Written by Reporter -
A growing “confidence gap” is emerging between Scottish small businesses and their counterparts elsewhere in the UK, a new report has shown.
Latest Federation of Small Businesses (FSB) statistics found confidence levels in Scotland fell by more than 10 points between autumn and the end of 2016, from -18.8 to -28.9.
UK-wide, small business confidence has grown, climbing from -2.9 points to 8.5 points in the same period.
The fall in Scotland continues an 18-month decline and the domestic economy is highlighted as the top concern for companies, with 55% citing it as a barrier to growth.
Problems recruiting skilled staff and low consumer demand were also seen as restricting growth. Overall, a net balance 11% of Scottish firms reported reduced staff numbers.
Just under half of 144 Scottish firms responding to the study (46%) said their profits fell in the last quarter of the year while 27% said profits were up, leaving a 19% net balance of Scottish firms with declining profits, compared with 3% UK-wide.
The report states: “While other parts of the UK experienced a resurgence in small business confidence in the last quarter of 2016, Scotland’s firms present a far more pessimistic outlook.
“The Scottish economy may be in for a challenging 2017. A general lack of certainty, both politically and with regards to the future economic environment, is also hampering firms.”
FSB Scottish policy convener Andy Willox said: “A confidence gap has opened up between firms in Scotland and elsewhere in the UK.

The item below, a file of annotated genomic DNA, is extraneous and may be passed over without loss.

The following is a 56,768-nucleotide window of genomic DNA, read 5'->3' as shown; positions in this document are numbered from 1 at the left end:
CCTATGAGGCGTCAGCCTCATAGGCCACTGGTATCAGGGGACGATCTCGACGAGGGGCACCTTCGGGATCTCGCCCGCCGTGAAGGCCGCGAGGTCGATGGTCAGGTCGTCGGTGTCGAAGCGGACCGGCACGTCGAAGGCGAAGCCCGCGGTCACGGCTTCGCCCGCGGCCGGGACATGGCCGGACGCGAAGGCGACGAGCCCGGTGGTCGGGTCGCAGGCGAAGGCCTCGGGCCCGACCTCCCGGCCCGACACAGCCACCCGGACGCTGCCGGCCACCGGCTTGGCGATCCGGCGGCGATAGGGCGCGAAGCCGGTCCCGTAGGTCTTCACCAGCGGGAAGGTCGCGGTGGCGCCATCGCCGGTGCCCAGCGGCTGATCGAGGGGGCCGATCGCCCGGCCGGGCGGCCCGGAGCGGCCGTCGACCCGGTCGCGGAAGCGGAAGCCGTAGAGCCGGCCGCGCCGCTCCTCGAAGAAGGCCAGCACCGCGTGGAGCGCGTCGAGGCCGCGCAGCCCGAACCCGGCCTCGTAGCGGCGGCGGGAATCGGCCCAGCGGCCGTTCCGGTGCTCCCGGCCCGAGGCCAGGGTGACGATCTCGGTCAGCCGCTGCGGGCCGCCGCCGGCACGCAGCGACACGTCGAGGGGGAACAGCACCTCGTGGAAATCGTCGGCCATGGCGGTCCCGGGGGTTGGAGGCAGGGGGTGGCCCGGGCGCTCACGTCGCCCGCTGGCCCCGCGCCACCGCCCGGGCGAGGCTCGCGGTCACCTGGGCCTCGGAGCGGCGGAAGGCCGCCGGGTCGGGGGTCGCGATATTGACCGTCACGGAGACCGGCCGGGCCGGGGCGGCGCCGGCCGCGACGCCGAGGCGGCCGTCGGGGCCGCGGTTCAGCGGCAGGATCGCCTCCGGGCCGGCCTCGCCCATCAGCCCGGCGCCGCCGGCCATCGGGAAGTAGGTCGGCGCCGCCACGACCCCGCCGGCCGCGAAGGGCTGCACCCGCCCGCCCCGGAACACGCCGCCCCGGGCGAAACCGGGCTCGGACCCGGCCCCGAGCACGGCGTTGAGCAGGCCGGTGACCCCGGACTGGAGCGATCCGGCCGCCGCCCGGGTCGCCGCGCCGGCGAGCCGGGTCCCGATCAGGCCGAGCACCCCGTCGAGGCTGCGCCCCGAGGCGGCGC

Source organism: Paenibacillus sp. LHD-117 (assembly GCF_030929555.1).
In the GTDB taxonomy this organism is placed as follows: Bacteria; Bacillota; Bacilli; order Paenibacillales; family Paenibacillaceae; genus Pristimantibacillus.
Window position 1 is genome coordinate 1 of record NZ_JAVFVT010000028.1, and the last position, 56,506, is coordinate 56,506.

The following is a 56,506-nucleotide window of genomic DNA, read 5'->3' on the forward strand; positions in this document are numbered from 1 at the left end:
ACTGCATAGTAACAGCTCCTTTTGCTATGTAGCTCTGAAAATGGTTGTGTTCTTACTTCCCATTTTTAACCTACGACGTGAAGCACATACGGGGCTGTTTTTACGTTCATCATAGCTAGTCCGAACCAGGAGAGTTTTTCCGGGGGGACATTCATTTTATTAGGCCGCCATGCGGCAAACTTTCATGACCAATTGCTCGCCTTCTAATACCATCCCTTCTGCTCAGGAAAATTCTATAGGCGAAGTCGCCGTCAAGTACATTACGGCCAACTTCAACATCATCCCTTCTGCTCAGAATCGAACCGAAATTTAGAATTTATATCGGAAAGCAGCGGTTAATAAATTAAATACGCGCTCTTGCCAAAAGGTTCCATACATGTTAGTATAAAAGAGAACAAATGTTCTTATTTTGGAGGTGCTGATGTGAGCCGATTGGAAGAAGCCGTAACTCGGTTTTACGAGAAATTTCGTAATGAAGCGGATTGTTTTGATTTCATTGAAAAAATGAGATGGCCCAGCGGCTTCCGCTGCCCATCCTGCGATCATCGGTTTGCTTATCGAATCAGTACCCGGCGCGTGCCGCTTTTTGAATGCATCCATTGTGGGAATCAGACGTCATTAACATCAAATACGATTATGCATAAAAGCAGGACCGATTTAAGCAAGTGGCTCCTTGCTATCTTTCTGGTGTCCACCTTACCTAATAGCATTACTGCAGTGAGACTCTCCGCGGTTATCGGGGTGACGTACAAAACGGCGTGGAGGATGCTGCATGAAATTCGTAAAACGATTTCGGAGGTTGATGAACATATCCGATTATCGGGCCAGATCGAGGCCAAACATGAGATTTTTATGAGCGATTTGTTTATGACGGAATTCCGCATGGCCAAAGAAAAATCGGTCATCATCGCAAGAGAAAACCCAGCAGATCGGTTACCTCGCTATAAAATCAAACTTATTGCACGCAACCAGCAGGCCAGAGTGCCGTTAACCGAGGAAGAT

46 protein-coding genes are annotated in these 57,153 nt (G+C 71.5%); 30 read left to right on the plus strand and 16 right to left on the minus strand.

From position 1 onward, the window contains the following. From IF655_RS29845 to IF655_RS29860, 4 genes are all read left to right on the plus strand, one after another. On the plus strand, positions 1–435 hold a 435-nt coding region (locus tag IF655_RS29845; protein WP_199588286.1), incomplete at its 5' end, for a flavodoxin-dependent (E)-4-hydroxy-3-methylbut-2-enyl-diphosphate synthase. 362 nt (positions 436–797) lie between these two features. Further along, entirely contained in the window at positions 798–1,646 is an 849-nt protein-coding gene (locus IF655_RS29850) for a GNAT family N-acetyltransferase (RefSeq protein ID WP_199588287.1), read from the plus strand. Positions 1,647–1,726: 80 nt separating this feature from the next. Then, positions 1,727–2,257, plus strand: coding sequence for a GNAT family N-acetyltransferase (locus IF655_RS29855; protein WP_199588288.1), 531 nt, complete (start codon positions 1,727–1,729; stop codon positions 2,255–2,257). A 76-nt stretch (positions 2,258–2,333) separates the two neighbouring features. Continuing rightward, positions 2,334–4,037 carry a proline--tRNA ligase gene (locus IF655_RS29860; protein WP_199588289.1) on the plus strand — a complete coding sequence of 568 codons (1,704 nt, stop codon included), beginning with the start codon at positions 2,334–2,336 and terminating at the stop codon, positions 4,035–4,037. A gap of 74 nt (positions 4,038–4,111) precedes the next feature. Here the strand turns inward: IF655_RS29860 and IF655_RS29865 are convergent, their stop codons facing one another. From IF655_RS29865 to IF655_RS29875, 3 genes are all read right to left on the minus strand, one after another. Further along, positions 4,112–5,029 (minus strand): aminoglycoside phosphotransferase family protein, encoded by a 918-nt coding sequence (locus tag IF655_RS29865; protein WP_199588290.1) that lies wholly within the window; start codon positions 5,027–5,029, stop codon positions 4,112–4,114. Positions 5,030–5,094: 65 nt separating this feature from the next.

“This was clear before the referendum on the EU but widened as 2016 wore on.
“The reasons for this divergence aren’t immediately clear. But new burdens on Scotland’s large service sector, the wider economic impact of the oil price dip and rising overheads will all have had a role to play.
“The Scottish Government has done the right thing by expanding the small business bonus to give smaller firms extra rates help.
“We may need to see the Finance Secretary allocate additional funds to cushion the impact of this year’s revaluation. Longer-term, we need a rates system that doesn’t act as a disincentive to investment.
“Fewer Scottish smaller firms looking to increase their staff numbers is a bad sign, especially in rural Scotland where they provide four in five private sector jobs.
“We’ve pressed politicians to focus on local infrastructure to give local economies a leg up.”
Scottish Conservative shadow economy secretary Dean Lockhart said: “In times of uncertainty, the Scottish Government should be doing all it can to help businesses of all sizes.
“But, instead, it continues to hang the threat of independence over companies who just want to know what the future has in store.
“What’s more, the SNP has embarked upon a number of anti-business measures and, as such, it’s no surprise to see confidence on the slide.”
A Scottish Government spokesman said: “Brexit is by far the biggest threat to Scotland’s jobs, prosperity and economy. That is why we have always been clear that remaining in Europe- and keeping our existing place in the world’s largest single market of more than 500 million people – is the best option for our future. Last month we published a detailed set of proposals in “Scotland’s Place in Europe“ – the first, and so far only, detailed plan for dealing with Brexit to be published by any government in the UK.
“As part of our support for the economy, the Scottish Government announced a package of action to reduce business rates in the draft budget. The Small Business Bonus Scheme will be expanded from 2017 to lift 100,000 properties out of rates completely, while 8,000 business properties will no longer pay the Large Business Supplement, and the overall business rates poundage – the core tax rate that applies to the rateable value of business properties – will also be cut by 3.7% to 46.6p.”